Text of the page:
Differences between balance and perfectionism:
|Is willing to be wrong||Is always being right|
|Involves taking risk||Is fearful|
|Is empowering||Is anger and frustration|
|Allows spontaneity||Is control|
|Is accepting||Implies judgment|
|Is generous||Is lacking in abundance|
|Builds confidence||Creates doubt|
|Is grey||Is black and white|
|Takes us on a journey||Is a destination|
Sometimes when we don’t feel good enough, we create imbalance by overachieving or needing to be the best at something. Overachievers are people who have achieved but still feel the need to do more, creating an imbalance in their lives. People who exhibit this behavior may be trying to compensate for feelings of insecurity and doubts about their worth.
If we find that we cannot enjoy our accomplishments, never feel satisfied when we have done our very best, push ourselves beyond the point of exhaustion, or to the exclusion of important people in our lives then we are robbing ourselves of true and meaningful joy.
I was a child of extremes. Everything was love or hate. There was no middle ground. Someone once said, of all the people I met two percent would like me no matter what I did, two percent would dislike me no matter what, and the rest would be largely indifferent.” This introduces the concept of balance. Because experiences may have been of extreme emotions or anesthetized feelings the challenge is to balance our lives and accept the many variations of color and texture that life presents. Instead of living forever, in black and white, find the rainbow within yourself.
We can learn to use self-knowledge for personal growth rather than further self-abuse.
- What are the underlying beliefs surrounding the need to be perfect?
- Are these beliefs supporting you or limiting you?
- Can you discern between perfectionistic behavior and wanting to be your most excellent self?
- Are your goals attainable?
- Are you willing to be happy with the results if you have done your best?
- Is your life balanced? Are you looking at your life as a whole or are you judging yourself on one aspect of your being?
- Are you balancing work, play, private and family time?
- Can you put the energy that you have been devoting to a phantom sense of achievement into truly satisfying aspects of your life?
- Do you think it is reasonable to expect anyone or anything to be perfect?
As coaches, the challenge then is to move the client from over-reaching and overachieving, setting unattainable goals and avoiding feelings of frustration and constant disappointment.
Finding balance can give the client a sense of safety and connectedness to others. We can shift their perspective from one of needing to be perfect to one of being satisfied with their efforts and being their most excellent selves.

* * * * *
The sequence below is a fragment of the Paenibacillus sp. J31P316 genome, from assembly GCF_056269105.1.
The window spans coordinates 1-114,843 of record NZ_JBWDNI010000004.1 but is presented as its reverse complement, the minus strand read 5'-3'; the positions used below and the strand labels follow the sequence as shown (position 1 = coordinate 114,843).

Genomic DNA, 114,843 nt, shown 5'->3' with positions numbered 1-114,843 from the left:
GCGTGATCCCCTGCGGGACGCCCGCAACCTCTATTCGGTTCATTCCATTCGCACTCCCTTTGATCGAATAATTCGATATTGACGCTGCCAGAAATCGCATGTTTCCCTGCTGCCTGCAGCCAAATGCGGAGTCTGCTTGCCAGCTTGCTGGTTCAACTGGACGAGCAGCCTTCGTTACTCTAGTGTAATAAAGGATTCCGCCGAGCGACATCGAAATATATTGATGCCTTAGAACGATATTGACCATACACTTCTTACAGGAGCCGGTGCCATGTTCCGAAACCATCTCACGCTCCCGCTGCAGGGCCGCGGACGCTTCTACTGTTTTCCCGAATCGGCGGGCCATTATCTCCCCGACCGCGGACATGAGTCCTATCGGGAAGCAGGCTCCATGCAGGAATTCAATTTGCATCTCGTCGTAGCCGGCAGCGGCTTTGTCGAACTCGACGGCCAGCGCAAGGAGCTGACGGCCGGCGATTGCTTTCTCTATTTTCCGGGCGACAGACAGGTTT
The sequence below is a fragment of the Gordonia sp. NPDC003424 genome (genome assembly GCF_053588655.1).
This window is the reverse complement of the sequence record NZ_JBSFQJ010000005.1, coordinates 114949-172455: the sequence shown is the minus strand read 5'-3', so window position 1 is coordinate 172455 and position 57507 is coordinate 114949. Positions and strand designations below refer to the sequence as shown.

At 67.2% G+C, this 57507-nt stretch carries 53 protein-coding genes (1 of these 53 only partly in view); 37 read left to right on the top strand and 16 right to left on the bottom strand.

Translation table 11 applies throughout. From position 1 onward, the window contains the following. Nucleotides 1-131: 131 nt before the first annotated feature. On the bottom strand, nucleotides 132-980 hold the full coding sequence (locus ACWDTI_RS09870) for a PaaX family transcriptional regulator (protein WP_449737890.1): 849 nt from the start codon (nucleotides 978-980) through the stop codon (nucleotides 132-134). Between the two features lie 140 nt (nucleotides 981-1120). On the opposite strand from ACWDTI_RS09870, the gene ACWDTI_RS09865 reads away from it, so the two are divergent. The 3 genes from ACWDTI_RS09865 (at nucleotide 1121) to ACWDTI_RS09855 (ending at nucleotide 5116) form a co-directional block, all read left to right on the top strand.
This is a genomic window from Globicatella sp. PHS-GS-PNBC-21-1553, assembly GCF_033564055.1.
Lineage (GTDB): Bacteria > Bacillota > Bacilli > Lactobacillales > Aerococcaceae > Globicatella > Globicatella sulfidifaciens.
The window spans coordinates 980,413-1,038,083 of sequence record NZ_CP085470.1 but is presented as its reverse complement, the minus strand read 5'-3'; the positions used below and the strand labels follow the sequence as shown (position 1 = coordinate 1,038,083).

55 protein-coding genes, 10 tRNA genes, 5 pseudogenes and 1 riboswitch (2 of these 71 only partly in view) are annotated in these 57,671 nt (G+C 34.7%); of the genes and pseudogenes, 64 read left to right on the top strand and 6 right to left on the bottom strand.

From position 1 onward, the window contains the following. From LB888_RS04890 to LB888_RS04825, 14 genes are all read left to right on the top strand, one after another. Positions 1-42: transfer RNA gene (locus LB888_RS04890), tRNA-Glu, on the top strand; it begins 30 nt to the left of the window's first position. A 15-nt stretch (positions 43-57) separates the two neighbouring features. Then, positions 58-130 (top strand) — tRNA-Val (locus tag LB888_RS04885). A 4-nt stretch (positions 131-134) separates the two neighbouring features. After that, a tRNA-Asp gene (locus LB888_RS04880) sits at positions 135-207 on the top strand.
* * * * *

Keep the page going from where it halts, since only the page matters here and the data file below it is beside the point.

The coach provides a safe and confidential space to explore the underlying beliefs associated with the clients need for perfectionism.
These beliefs probably stem from family of origin issues, such as not feeling good enough and feeling as though they always have to prove themselves at any cost. Feelings of unworthiness and low self -esteem can drive a lot of this behavior. As coaches we can challenge these beliefs by focusing on past successes and accomplishments and building confidence in the client.
Creating self-awareness by asking powerful questions the client can gain insight into where the imbalance in their life is. A good example of this is the imbalance in their personal and professional lives. How much time are you spending at work? How much time are you devoting to family time?
Examining prior and present goals to determine how attainable they are enables the coach and the client to set new and more realistic ones in order to avoid frustration and the disappointment that ensues. How much responsibility is truly mine? Am I taking on more than I can handle?
Encouraging the client to take small steps and to recognize their achievements along the way helps them to enjoy the process instead of only focusing on the end result.
Goals for achieving balance:
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- Balance our professional life and our personal life.
- Find balance between emotions and reason.
- Balance caring about others and caring for our selves.
- Balance being good to others with being good to our selves.
- Balance responsibilities to others with responsibilities to ourselves
- Balance giving and receiving.
- Balance thought and feelings.
- Balance caring for our physical self and our spiritual self.
Actions that move us from perfectionism to balance:
The power of positive thinking. “I am good enough”.
Incorporate spirituality into daily living.
- Choose humor
Laugh at yourself.
- Find fun activities
Find and nurture the child within.
- Do nothing
Less is more. Stop and smell the roses.
- Avoid extremes
Extremes create stress.
Settle for less than perfection in things that don’t matter, leaving more energy for what does matter.
There may be times when we need to climb mountains at work or put extra energy into relationships. But the overall picture needs to balance. Just as a balanced nutritional diet takes into account the realm of our nutritional needs to stay healthy, a balanced life takes into account all our needs: our needs for friends, work, love, family, play, private time, and spiritual time. We need to listen to our inner voice; it will tell us when we are out of balance.
Ann W. Smith, M.S. Overcoming Perfectionism. Health Communication, Inc. 1990